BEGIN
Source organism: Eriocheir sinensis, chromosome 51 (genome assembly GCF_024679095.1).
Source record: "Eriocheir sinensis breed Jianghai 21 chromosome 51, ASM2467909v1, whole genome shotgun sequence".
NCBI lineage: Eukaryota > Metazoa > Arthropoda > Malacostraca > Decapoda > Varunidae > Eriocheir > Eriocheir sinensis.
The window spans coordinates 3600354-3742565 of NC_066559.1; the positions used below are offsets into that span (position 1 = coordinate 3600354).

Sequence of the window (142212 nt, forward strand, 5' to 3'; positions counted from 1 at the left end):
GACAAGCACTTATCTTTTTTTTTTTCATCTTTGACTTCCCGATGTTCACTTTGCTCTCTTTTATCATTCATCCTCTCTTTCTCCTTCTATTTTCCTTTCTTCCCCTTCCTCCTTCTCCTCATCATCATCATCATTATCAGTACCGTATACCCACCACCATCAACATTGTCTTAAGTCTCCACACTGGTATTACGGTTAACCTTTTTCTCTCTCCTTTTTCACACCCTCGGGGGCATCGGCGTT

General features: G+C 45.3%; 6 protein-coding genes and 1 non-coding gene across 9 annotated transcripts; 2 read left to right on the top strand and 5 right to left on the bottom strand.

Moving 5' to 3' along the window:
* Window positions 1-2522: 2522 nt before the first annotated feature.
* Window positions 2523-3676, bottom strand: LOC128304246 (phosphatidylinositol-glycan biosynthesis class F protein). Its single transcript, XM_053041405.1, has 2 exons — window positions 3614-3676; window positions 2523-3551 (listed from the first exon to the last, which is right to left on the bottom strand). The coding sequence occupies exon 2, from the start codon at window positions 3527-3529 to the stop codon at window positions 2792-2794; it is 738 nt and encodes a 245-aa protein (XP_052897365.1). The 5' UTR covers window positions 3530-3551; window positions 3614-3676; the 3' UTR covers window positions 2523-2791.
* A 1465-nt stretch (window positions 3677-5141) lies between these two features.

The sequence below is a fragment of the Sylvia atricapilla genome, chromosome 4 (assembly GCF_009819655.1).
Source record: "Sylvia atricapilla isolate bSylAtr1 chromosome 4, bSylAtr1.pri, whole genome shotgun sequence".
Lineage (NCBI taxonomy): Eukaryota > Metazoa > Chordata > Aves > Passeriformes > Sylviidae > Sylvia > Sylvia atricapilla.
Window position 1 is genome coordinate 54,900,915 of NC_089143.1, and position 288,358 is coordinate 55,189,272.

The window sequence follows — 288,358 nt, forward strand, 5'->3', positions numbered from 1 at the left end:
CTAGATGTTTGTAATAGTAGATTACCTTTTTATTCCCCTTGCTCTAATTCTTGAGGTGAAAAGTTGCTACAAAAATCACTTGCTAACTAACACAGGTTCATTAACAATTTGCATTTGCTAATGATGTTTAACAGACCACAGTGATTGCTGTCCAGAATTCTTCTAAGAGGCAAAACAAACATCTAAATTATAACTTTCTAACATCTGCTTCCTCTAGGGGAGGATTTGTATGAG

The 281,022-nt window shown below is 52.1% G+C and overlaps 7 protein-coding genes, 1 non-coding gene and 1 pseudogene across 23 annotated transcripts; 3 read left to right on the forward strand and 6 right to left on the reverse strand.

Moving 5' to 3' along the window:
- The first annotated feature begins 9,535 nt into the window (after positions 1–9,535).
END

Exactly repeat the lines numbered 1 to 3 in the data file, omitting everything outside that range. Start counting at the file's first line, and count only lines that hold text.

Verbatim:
Source organism: Eriocheir sinensis, chromosome 51 (genome assembly GCF_024679095.1).
Source record: "Eriocheir sinensis breed Jianghai 21 chromosome 51, ASM2467909v1, whole genome shotgun sequence".
NCBI lineage: Eukaryota > Metazoa > Arthropoda > Malacostraca > Decapoda > Varunidae > Eriocheir > Eriocheir sinensis.